Diatom silicon isotopes as a proxy for silicic acid utilisation : a Southern Ocean core top calibration
Egan, Katherine E.
Rickaby, Rosalind E. M.
Leng, Melanie J.
Hendry, Katharine R.
Sloane, Hilary J.
Halliday, Alex N.
MetadataShow full item record
Despite a growing body of work that uses diatom δ30Si to reconstruct past changes in silicic acid utilisation, few studies have focused on calibrating core top data with modern oceanographic conditions. In this study, a microfiltration technique is used to divide Southern Ocean core top silica into narrow size ranges, separating components such as radiolaria, sponge spicules and clay minerals from diatoms. Silicon isotope analysis of these components demonstrates that inclusion of small amounts of non-diatom material can significantly offset the measured from the true diatom δ30Si. Once the correct size fraction is selected (generally 2–20 μm), diatom δ30Si shows a strong negative correlation with surface water silicic acid concentration (R2 = 0.92), highly supportive of the qualitative use of diatom δ30Si as a proxy for silicic acid utilisation. The core top diatom δ30Si matches well with mixed layer filtered diatom δ30Si from published in situ studies, suggesting little to no effect of either dissolution on export through the water column, or early diagenesis, on diatom δ30Si in sediments from the Southern Ocean. However, the core top diatom δ30Si shows a poor fit to simple Rayleigh or steady state models of the Southern Ocean when a single source term is used. The data can instead be described by these models only when variations in the initial conditions of upwelled silicic acid concentration and δ30Si are taken into account, a caveat which may introduce some error into quantitative reconstructions of past silicic acid utilisation from diatom δ30Si.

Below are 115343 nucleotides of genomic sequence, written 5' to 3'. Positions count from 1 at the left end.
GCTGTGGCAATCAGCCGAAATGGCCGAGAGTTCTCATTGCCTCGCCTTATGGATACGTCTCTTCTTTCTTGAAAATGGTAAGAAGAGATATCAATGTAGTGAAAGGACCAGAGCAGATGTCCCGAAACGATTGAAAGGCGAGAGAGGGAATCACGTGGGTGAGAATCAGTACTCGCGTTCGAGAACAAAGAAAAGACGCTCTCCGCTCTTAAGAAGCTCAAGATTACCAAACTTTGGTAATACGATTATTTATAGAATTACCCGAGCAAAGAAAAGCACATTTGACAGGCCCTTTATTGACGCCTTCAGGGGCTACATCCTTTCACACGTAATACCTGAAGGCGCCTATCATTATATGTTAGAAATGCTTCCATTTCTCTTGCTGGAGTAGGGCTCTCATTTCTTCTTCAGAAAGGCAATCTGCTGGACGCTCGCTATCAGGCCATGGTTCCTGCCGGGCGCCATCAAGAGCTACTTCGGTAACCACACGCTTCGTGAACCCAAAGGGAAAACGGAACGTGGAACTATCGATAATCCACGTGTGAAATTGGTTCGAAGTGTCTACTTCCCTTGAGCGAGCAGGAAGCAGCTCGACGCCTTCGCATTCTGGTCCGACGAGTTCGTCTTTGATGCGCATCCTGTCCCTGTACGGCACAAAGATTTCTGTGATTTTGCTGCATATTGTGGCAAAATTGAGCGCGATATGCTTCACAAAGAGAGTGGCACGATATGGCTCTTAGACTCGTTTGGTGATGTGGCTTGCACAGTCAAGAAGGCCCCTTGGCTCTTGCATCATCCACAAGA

© The Author(s), 2012. This article is distributed under the terms of the Creative Commons Attribution License. The definitive version was published in Geochimica et Cosmochimica Acta 96 (2012): 174-192, doi:10.1016/j.gca.2012.08.002.
The following license files are associated with this item: